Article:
- The configuration of the branch line limits the length of the trains to three cars and services every 30 minutes. Due to the configuration of the connection to the main line, frequencies of service of less than 30-minutes create issues with Southern Line services having to wait at Ellerslie until the Onehunga service clears the main line into Penrose.
- Consideration for increased frequencies would require additional infrastructure (such as double tracking or a passing loop, flyover at the junction or four-tracking of the mainline), and additional safety mitigations at level crossings that are currently not funded
AT also want to try and address the loss of a direct connection between western line stations and Newmarket, which they say carried five times more people than the Onehunga line did.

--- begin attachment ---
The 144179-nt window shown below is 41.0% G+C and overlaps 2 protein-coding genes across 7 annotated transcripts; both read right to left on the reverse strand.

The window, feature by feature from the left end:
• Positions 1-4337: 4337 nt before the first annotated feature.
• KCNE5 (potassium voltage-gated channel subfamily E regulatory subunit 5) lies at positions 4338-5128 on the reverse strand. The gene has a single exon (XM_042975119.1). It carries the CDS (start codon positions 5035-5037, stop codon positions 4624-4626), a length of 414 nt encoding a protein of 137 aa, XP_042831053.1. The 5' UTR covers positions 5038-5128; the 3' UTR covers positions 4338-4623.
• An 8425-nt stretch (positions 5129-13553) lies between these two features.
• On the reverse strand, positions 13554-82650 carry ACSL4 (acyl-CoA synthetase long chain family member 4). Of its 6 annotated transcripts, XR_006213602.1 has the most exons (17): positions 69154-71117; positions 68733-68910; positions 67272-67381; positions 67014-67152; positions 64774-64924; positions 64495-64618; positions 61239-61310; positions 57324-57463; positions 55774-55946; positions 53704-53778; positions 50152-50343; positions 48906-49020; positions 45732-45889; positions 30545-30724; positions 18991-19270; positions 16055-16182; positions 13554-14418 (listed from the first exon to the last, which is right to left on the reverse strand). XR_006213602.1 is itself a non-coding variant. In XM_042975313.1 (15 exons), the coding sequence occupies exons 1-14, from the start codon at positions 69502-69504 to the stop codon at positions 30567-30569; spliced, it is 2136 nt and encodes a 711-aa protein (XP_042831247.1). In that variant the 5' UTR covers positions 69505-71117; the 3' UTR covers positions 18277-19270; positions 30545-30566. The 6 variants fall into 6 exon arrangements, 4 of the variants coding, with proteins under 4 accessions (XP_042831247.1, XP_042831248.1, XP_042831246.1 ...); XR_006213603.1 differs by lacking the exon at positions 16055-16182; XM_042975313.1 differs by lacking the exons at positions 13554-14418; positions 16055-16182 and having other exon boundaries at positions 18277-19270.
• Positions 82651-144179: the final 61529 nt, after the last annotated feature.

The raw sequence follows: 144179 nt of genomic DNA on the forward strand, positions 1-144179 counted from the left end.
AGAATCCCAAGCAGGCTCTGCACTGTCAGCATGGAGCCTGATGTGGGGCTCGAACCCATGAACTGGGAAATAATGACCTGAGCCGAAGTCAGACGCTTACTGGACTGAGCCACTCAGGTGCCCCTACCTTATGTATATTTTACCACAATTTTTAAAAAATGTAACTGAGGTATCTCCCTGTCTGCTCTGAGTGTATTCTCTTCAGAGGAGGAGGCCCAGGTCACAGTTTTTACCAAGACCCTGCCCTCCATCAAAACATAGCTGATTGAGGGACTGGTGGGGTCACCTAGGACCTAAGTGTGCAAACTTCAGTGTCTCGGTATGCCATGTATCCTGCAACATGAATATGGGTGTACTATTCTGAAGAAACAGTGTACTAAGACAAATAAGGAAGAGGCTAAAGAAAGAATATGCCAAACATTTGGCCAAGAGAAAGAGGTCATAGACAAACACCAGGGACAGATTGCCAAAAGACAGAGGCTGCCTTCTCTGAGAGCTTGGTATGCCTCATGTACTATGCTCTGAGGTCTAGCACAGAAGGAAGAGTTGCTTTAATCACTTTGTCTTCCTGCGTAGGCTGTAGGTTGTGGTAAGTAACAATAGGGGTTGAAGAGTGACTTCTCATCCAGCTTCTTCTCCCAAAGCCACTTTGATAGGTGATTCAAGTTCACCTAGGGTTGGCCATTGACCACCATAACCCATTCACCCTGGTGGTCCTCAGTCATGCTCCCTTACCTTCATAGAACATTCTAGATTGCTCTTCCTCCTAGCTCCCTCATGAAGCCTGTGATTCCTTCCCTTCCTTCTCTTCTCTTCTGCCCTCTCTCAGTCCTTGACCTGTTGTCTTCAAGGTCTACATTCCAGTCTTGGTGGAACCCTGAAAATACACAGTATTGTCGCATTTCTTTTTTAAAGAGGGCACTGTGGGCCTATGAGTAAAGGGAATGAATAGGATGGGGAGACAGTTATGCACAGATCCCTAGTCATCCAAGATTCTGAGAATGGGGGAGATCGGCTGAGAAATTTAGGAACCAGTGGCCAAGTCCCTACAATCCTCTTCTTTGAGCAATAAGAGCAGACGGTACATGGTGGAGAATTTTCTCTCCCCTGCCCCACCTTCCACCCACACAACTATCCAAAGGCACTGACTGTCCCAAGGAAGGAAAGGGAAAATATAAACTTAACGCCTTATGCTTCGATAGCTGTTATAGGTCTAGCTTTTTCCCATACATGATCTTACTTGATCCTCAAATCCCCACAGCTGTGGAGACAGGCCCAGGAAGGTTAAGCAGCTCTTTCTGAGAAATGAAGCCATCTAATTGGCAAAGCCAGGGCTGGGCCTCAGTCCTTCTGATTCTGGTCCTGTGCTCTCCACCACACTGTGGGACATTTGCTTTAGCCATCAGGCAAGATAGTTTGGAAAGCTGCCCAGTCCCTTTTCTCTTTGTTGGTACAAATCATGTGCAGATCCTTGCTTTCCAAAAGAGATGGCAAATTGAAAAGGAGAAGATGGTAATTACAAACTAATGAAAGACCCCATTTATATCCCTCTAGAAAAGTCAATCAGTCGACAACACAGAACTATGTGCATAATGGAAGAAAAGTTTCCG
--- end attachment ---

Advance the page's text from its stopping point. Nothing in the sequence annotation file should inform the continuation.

As such, they came up with five options. These also confirm the plan is to link the Western and Eastern Lines together with Southern Line services looping around the CRL – as suggested last year.
Option 1: Onehunga to Henderson via Grafton
This is AT’s preferred option as it is cheap, requires no new infrastructure and provides a west to Newmarket direct service. Onehunga line users would need to transfer at either Newmarket or Maungawhau to get to the city centre stations.
For me a downside is while there will appear to be a semblance of service from the west to Newmarket, it is infrequent and most of the time it will be quicker just to catch a regular service to Karanga-a-Hape and transfer to a Southern Line service to get to Newmarket. Future improvements to frequencies will only make this easier. Also, anyone west of Henderson will have to transfer anyway.
Option 2: Onehunga to Waitemata/Britomart
This would effectively restore the Onehunga Line service to what it was prior to mid-last year. AT say this would be about 5 minutes faster than options where a transfer is involved.